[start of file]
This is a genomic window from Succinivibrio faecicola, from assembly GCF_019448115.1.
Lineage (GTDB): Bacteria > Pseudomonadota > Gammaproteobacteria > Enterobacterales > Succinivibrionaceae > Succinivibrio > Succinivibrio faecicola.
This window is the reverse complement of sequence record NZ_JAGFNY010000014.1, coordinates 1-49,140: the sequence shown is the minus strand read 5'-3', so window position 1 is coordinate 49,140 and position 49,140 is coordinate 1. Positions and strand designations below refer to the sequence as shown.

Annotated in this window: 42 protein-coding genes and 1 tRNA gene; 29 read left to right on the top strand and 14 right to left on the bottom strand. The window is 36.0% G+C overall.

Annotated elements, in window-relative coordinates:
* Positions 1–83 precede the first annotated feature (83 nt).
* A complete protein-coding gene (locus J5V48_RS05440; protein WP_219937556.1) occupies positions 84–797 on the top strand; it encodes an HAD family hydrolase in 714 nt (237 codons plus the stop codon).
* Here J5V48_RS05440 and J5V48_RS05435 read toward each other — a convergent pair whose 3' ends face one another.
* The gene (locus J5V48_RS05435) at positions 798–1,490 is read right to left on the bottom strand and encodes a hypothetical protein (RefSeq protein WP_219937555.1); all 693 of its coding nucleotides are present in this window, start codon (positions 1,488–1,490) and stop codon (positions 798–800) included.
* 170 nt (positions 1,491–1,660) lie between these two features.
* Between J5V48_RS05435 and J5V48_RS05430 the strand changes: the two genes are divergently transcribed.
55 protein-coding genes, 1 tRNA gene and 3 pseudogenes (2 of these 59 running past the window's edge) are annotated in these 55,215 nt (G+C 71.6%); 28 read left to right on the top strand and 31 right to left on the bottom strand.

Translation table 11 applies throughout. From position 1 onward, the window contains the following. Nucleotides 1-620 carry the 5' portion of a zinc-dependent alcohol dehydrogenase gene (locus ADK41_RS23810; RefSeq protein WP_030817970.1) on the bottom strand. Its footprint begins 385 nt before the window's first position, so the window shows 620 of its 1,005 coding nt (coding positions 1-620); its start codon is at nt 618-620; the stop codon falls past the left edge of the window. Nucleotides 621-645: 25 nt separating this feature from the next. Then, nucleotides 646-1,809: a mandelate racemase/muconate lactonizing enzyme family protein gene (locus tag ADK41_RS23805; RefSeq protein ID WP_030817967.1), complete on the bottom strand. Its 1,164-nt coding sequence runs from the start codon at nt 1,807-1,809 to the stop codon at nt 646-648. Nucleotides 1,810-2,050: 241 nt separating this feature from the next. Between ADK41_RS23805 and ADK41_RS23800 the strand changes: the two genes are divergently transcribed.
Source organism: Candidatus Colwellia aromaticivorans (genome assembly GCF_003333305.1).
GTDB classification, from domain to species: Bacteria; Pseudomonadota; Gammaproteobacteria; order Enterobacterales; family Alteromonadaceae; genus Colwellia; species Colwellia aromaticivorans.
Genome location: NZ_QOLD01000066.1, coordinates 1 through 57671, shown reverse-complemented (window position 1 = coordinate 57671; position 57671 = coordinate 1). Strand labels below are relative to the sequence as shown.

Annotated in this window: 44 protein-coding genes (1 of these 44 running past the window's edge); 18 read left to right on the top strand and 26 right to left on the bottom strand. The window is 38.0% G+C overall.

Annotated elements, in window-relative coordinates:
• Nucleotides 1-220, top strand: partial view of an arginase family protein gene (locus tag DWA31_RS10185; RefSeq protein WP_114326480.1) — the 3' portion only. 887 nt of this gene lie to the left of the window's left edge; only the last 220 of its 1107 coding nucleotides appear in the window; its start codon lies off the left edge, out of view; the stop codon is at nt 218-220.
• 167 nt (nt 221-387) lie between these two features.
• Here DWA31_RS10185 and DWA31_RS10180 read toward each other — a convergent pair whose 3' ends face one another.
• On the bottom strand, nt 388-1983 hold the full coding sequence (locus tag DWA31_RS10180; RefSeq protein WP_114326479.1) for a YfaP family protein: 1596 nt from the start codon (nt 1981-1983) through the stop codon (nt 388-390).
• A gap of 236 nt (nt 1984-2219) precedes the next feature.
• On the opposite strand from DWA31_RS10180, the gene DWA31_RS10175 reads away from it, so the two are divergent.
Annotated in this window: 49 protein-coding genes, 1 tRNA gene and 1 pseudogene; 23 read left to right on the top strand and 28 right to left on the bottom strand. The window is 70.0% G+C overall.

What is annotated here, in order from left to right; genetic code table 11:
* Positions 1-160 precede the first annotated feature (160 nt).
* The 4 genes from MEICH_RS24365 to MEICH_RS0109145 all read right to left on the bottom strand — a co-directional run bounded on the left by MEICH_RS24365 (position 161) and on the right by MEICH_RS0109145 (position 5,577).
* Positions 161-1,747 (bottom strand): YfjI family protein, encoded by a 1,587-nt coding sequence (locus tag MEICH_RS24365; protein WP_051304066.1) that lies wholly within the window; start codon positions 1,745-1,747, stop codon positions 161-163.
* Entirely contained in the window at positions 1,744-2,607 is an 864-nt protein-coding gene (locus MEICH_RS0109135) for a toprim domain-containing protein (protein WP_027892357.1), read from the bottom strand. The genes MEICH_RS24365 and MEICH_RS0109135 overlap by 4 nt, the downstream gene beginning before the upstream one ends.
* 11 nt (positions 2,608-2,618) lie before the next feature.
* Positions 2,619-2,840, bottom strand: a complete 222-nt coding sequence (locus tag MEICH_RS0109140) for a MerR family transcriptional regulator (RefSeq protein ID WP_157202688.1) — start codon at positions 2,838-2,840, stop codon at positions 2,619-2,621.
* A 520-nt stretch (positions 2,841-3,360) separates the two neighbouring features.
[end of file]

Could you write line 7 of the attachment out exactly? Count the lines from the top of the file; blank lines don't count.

* A complete protein-coding gene (locus J5V48_RS05440; protein WP_219937556.1) occupies positions 84–797 on the top strand; it encodes an HAD family hydrolase in 714 nt (237 codons plus the stop codon).